• 44 out of 135 acute trusts paid less than half their invoices on time in 2017-18
  • Deterioration comes as the Department of Health and Social Care introduces tougher restrictions on short term cash support
  • Full list of the worst payers

A third of acute trusts routinely break the law by paying their suppliers late, HSJ can reveal.

Contract regulations mean public bodies are required to pay invoices to non-NHS suppliers within 30 days, but dozens of hospital providers have resorted to delaying payments to manage their cash flows.

According to data obtained from regulators, 44 out of 135 acute trusts (33 per cent) paid less than half their invoices within 30 days in 2017-18. Research by HSJ suggests this figure has gradually increased from around 27 per cent in 2016-17, 19 per cent in 2015-16, and 10 per cent in 2014-15.

The regulations were introduced after concerns that late payments were often a major cause of insolvency for small and medium sized companies.

The DHSC has publicly stated it “does not endorse” late payments, and yet the deterioration has come as it has introduced tougher restrictions on short term cash support. Many hospitals with budget deficits rely on these funds to maintain their supplier payments.

Tracking invoice payments to non-NHS suppliers

When asked why they did not draw down sufficient cash support to pay suppliers on time, four of the slowest payers, East Kent Hospitals University Foundation Trust, The Queen Elizabeth Hospital King’s Lynn FT, Croydon Health Services Trust, and South Tees Hospitals FT all cited restrictions on the support available.

The DHSC was contacted for comment but did not respond.

Trusts also have a financial incentive to slow down invoice payments, as their capital charges are reduced if they hold higher cash balances.

In December last year, Jim Mackey, the former chief executive of NHS Improvement, said it was “outrageous” that so many trusts were paying their invoices late, and suggested the restrictions on cash support were misjudged.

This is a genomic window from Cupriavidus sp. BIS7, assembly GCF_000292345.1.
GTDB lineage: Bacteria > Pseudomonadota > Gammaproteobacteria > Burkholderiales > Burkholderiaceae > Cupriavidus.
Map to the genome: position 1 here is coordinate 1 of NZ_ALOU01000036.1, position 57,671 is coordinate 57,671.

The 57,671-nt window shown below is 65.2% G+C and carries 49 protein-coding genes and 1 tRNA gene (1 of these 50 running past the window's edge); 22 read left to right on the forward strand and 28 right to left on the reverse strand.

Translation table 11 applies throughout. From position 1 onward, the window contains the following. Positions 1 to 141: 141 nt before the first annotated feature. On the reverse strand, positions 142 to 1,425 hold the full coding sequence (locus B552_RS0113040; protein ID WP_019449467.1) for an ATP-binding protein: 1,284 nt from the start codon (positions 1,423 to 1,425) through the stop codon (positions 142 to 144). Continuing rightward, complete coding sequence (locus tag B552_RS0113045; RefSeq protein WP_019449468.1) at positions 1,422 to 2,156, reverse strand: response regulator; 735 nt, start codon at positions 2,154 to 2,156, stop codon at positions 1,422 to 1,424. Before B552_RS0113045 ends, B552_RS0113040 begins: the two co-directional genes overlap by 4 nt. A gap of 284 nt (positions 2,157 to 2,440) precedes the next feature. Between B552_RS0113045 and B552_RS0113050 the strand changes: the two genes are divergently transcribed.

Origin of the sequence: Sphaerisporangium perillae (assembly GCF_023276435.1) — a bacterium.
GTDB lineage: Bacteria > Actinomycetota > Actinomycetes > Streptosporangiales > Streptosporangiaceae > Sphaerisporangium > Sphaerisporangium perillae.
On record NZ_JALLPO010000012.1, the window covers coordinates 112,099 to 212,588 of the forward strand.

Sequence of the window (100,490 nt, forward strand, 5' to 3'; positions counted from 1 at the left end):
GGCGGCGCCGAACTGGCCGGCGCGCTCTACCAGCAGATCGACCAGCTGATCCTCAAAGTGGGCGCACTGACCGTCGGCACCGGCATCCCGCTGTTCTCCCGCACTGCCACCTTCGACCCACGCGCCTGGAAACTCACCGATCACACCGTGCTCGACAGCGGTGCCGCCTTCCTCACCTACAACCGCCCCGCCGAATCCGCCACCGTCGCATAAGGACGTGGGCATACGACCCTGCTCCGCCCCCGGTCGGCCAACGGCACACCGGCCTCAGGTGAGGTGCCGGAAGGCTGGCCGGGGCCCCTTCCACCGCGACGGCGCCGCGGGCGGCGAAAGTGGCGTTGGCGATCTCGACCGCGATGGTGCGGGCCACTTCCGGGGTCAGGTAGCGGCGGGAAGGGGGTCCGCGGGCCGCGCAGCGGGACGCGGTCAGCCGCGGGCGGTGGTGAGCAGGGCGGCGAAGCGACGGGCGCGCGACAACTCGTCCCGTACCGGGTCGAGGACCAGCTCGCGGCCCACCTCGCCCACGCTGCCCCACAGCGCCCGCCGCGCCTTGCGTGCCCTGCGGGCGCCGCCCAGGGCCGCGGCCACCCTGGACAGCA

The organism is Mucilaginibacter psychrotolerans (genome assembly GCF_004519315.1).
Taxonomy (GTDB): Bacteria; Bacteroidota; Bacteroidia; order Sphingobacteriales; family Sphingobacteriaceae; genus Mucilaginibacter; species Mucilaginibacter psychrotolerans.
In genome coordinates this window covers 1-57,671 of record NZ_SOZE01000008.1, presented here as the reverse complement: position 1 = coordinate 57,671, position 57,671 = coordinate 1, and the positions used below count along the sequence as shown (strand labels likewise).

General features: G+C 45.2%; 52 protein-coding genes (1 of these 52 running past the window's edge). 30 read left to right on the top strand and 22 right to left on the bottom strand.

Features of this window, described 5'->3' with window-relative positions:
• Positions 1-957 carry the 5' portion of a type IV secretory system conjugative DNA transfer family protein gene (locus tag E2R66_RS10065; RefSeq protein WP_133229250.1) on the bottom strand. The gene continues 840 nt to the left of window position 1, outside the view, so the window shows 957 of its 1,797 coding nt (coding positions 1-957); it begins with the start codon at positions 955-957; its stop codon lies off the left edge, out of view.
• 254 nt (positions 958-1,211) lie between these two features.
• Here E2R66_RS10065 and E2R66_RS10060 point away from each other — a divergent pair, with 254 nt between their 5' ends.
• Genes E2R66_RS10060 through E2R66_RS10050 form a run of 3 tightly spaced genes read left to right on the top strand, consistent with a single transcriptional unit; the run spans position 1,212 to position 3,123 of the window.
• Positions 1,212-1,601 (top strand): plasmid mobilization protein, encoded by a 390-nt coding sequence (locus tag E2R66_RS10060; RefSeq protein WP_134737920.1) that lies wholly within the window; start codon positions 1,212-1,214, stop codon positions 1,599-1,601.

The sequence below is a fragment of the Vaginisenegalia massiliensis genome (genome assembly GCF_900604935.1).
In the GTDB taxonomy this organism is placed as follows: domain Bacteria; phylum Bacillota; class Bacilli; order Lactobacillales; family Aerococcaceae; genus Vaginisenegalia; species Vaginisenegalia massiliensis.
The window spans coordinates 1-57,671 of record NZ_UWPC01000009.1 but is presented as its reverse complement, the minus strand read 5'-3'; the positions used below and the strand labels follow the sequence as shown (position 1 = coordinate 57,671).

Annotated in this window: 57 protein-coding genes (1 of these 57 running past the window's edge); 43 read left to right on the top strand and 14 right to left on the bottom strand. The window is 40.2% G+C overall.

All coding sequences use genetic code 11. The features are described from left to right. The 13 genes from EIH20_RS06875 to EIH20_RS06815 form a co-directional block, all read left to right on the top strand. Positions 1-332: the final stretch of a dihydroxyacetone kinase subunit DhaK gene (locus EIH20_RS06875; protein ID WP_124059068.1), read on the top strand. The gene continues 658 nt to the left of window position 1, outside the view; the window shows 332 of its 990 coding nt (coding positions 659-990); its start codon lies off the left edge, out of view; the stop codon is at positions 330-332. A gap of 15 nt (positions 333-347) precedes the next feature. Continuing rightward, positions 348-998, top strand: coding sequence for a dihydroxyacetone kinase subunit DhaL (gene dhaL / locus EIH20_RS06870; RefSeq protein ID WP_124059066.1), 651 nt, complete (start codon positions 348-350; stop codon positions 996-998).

Several trusts have confirmed that some suppliers have put their accounts “on stop” and refused to deliver further supplies because of late payments.

In one of the more extreme examples, an external investigation found that patient safety had been put at risk at Barking, Havering and Redbridge University Hospitals Trust after it routinely delayed its payments and some key suppliers ceased making deliveries.

Nationally, trusts’ performance is measured under an indicator called the Better Payment Practice Code, which says they should pay at least 95 per cent of invoices within this timeframe. Average performance against this threshold has also declined, while just 10 trusts met the standard last year.

The deterioration also reflects an increasing number of trusts struggling to maintain adequate cash levels due to their recurring income and expenditure deficits.

Medway FT, the worst performer against the BPPC standard last year, said it has introduced a new payment process, and it is now paying around 44 per cent of non-NHS invoices on time.

The trust added: “We appreciate that we still have some way to go in ensuring our creditors are paid quickly and aren’t inconvenienced by late payments. The senior members of the finance team speak directly to suppliers to address any specific delays on their accounts that require intervention.”